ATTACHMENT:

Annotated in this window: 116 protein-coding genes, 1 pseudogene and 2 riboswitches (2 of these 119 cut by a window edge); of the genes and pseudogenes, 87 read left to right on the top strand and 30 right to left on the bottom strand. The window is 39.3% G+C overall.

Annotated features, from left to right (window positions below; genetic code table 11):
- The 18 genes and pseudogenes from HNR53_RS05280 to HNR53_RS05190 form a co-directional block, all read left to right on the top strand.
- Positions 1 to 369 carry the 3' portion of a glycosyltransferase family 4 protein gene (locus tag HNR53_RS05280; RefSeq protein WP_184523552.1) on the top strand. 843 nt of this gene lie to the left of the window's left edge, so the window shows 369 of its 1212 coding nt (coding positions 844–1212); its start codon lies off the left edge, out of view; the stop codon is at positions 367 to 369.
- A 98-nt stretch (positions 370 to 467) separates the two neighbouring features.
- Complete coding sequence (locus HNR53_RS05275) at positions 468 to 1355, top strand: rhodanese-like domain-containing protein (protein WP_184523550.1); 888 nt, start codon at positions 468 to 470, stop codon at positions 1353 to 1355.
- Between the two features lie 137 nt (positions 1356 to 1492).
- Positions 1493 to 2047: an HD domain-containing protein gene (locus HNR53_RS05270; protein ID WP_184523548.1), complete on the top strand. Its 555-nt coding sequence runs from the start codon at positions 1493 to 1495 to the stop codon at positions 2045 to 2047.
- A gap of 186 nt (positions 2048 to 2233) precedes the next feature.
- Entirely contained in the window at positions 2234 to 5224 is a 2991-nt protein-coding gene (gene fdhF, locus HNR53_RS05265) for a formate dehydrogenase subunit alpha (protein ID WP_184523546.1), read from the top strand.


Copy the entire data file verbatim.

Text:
Annotated in this window: 116 protein-coding genes, 1 pseudogene and 2 riboswitches (2 of these 119 cut by a window edge); of the genes and pseudogenes, 87 read left to right on the top strand and 30 right to left on the bottom strand. The window is 39.3% G+C overall.

Annotated features, from left to right (window positions below; genetic code table 11):
- The 18 genes and pseudogenes from HNR53_RS05280 to HNR53_RS05190 form a co-directional block, all read left to right on the top strand.
- Positions 1 to 369 carry the 3' portion of a glycosyltransferase family 4 protein gene (locus tag HNR53_RS05280; RefSeq protein WP_184523552.1) on the top strand. 843 nt of this gene lie to the left of the window's left edge, so the window shows 369 of its 1212 coding nt (coding positions 844–1212); its start codon lies off the left edge, out of view; the stop codon is at positions 367 to 369.
- A 98-nt stretch (positions 370 to 467) separates the two neighbouring features.
- Complete coding sequence (locus HNR53_RS05275) at positions 468 to 1355, top strand: rhodanese-like domain-containing protein (protein WP_184523550.1); 888 nt, start codon at positions 468 to 470, stop codon at positions 1353 to 1355.
- Between the two features lie 137 nt (positions 1356 to 1492).
- Positions 1493 to 2047: an HD domain-containing protein gene (locus HNR53_RS05270; protein ID WP_184523548.1), complete on the top strand. Its 555-nt coding sequence runs from the start codon at positions 1493 to 1495 to the stop codon at positions 2045 to 2047.
- A gap of 186 nt (positions 2048 to 2233) precedes the next feature.
- Entirely contained in the window at positions 2234 to 5224 is a 2991-nt protein-coding gene (gene fdhF, locus HNR53_RS05265) for a formate dehydrogenase subunit alpha (protein ID WP_184523546.1), read from the top strand.